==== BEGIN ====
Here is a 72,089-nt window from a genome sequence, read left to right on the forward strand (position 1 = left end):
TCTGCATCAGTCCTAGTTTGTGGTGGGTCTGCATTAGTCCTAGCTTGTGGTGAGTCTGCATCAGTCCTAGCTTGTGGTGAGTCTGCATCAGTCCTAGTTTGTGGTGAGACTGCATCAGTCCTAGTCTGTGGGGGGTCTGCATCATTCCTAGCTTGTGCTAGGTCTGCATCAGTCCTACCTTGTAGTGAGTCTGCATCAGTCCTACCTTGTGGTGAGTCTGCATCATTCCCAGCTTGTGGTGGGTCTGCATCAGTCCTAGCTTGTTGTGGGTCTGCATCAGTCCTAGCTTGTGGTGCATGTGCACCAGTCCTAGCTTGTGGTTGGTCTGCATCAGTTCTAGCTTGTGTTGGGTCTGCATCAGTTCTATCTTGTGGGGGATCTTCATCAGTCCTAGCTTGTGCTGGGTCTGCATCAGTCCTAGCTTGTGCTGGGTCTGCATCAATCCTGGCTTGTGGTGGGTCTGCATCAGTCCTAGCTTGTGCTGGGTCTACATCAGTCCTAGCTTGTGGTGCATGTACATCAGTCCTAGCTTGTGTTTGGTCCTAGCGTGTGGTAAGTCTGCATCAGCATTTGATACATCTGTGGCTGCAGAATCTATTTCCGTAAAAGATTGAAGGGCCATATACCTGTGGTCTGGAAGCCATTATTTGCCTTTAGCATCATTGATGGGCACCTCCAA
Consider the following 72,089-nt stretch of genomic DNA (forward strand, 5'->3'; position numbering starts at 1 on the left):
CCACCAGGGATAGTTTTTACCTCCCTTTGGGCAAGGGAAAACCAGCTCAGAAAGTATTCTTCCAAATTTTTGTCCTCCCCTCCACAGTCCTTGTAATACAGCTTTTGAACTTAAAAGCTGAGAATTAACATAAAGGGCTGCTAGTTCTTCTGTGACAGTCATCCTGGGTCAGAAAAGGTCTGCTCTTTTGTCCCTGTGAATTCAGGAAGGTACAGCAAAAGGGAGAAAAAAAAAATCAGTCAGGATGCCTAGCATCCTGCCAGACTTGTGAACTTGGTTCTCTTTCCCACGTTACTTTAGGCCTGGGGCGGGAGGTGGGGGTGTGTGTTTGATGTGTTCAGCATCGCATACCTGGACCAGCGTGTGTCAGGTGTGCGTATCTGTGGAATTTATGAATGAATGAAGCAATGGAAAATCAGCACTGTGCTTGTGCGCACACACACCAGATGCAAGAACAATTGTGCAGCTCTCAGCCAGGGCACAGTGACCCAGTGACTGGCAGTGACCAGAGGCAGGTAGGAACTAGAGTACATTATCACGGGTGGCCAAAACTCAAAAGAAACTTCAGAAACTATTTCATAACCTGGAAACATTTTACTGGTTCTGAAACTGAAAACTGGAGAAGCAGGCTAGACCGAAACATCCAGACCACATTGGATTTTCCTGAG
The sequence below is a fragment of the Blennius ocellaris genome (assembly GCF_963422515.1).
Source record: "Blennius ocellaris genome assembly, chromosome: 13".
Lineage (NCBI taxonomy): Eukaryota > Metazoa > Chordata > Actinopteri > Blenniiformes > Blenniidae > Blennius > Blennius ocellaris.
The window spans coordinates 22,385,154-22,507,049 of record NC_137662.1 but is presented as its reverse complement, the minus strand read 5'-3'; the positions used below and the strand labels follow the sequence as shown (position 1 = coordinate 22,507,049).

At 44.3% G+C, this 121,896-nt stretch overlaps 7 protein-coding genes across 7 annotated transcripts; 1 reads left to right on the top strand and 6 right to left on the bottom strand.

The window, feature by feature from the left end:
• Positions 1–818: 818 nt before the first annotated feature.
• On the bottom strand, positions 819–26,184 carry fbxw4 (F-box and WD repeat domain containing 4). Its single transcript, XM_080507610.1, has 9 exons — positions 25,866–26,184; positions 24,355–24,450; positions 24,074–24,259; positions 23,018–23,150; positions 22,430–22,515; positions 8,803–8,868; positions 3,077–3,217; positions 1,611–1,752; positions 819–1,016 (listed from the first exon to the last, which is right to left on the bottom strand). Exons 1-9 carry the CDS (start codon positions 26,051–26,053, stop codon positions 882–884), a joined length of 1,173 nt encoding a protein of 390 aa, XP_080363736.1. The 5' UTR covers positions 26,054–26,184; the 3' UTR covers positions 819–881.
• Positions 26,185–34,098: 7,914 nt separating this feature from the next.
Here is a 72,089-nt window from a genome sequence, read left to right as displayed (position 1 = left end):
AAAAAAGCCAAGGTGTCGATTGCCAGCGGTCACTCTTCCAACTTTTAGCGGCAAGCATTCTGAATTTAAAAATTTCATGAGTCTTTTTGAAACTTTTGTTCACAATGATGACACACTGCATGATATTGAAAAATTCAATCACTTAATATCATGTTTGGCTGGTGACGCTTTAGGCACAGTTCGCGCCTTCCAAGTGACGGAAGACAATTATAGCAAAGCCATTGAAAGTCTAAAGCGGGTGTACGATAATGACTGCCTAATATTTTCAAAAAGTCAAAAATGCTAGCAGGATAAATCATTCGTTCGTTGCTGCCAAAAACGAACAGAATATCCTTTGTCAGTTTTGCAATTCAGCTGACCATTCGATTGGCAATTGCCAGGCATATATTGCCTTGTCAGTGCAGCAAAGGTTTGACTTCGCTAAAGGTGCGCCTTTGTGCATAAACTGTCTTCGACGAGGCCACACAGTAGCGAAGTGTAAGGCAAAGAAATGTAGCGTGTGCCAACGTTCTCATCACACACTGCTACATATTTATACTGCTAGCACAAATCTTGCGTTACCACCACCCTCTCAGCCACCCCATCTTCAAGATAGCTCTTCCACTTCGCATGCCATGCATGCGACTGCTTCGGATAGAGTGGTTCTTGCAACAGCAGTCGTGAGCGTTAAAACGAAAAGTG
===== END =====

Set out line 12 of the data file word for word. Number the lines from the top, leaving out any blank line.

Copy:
• On the bottom strand, positions 819–26,184 carry fbxw4 (F-box and WD repeat domain containing 4). Its single transcript, XM_080507610.1, has 9 exons — positions 25,866–26,184; positions 24,355–24,450; positions 24,074–24,259; positions 23,018–23,150; positions 22,430–22,515; positions 8,803–8,868; positions 3,077–3,217; positions 1,611–1,752; positions 819–1,016 (listed from the first exon to the last, which is right to left on the bottom strand). Exons 1-9 carry the CDS (start codon positions 26,051–26,053, stop codon positions 882–884), a joined length of 1,173 nt encoding a protein of 390 aa, XP_080363736.1. The 5' UTR covers positions 26,054–26,184; the 3' UTR covers positions 819–881.